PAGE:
RAPID: Influencing Young Adults’ Science Engagement and Learning with COVID-19 Media Knowledge Gap Study #3a – Germ Knowledge
This collaborative research project between KQED, a public media organization serving the San Francisco Bay Area, Texas Tech University and Rockman et al conducted research to study how best to provide effective COVID-19 science news and social media content for young adult audiences.
To start the work, four “Knowledge Gap” studies – Twitter Misinformation, Mask Wearing Messaging, Germ Knowledge and Conceptual Mapping – as well as social media testing were conducted to address our research question: How could COVID-19 coverage be designed to best inform, engage and educate millennials and younger audiences about the science of virus transmission and prevention?
In the Germ Knowledge study, we wanted to look at knowledge gaps in the general public, not only surrounding misinformation about COVID-19, but also viruses and bacteria or what we refer to as “germs” in the study. A high percentage of participants did not understand that COVID is a virus or how to treat it. If the public doesn’t understand or believe basic concepts about germs and vaccinations and how they spread, then messaging around more complex issues need to take the public’s baseline understanding of these things into consideration.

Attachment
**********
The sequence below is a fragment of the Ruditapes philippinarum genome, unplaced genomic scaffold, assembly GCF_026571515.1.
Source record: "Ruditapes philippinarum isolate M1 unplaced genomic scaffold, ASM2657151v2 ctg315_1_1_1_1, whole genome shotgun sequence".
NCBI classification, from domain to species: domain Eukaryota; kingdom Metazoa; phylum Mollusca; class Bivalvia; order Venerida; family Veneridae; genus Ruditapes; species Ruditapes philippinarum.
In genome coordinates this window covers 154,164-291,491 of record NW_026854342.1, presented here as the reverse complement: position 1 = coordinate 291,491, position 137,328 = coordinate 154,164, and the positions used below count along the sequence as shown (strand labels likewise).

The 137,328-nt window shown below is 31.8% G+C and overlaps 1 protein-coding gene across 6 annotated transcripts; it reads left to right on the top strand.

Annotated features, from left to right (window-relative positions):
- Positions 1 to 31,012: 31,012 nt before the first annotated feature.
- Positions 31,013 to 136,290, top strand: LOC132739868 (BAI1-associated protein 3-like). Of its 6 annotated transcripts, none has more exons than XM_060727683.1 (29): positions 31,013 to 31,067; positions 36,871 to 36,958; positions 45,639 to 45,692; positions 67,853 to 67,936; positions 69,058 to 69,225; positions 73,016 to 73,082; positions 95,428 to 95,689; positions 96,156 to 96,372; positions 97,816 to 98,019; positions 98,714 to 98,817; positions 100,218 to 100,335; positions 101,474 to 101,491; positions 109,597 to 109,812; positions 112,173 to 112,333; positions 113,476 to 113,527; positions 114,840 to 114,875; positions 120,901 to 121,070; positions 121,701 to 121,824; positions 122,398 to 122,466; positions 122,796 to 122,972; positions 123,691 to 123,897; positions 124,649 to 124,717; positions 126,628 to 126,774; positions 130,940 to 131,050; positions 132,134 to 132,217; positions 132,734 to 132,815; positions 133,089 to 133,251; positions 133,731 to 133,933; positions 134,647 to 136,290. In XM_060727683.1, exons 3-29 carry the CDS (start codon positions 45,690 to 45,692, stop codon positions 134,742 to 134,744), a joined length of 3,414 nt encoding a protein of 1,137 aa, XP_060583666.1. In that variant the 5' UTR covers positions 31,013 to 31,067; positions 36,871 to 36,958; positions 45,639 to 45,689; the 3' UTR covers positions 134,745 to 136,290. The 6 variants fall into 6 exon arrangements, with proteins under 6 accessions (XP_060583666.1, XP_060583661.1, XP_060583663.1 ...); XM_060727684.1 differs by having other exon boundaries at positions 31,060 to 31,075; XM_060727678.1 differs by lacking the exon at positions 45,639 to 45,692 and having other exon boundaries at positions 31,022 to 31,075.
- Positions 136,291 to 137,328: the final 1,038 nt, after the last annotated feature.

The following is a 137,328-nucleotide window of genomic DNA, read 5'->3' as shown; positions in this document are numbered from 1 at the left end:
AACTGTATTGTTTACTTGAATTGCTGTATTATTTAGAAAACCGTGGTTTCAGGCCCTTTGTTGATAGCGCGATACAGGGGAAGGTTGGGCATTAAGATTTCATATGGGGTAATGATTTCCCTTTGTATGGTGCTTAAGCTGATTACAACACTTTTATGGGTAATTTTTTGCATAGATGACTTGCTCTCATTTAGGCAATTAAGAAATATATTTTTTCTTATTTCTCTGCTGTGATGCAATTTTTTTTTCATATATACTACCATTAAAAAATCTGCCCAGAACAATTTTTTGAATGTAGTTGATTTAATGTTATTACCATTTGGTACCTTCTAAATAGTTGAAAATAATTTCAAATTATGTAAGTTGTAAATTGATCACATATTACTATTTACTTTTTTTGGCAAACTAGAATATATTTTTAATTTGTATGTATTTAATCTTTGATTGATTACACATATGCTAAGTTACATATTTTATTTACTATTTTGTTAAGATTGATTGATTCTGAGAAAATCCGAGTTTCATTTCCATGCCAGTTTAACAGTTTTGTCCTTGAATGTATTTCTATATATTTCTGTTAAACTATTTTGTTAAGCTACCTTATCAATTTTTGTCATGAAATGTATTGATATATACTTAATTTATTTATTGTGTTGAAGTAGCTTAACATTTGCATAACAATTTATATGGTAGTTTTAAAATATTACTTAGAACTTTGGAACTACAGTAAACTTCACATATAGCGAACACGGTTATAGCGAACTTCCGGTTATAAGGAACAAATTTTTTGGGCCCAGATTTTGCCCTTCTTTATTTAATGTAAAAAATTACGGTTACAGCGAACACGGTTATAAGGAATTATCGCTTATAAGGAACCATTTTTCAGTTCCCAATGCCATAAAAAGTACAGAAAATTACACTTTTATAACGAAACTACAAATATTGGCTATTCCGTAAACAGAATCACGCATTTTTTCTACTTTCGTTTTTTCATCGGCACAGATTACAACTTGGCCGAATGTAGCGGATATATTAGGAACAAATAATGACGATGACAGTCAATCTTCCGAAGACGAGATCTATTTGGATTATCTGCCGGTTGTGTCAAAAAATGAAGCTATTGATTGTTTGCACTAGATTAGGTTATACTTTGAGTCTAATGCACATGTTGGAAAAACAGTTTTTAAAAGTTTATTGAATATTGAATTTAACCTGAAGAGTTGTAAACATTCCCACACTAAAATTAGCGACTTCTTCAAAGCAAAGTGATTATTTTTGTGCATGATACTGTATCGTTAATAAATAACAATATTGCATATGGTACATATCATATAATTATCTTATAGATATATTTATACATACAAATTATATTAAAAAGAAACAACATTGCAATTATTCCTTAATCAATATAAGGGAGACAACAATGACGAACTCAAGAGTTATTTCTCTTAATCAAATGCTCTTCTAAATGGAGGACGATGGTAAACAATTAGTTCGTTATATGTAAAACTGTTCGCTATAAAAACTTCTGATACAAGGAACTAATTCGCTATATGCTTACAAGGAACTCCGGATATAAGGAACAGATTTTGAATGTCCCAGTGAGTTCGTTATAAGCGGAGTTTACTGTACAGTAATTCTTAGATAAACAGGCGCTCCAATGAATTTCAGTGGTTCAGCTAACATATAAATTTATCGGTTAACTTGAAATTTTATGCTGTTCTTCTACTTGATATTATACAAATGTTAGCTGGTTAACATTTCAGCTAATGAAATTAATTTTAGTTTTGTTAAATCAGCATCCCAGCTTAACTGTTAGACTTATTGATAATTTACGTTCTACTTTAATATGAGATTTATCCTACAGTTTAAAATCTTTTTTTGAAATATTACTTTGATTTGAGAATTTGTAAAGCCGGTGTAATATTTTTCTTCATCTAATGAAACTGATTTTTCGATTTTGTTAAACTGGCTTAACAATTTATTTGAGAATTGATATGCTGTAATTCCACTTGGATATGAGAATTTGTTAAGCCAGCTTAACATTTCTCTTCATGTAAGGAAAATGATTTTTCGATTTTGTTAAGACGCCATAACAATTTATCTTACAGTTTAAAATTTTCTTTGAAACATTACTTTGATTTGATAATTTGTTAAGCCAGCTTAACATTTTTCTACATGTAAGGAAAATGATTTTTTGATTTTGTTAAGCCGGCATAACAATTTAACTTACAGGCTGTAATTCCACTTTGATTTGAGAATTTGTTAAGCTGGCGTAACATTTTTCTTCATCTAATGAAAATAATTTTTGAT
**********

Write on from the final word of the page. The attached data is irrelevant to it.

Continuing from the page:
Implications for media professionals:
- Focus on widely-held views or those that will affect decision making
- Help explain the differences between viruses and bacteria
- Takes consistent effort over time to counter false information
- Gap in knowledge among younger generations
- Consider other demographic factors when communicating health/science messages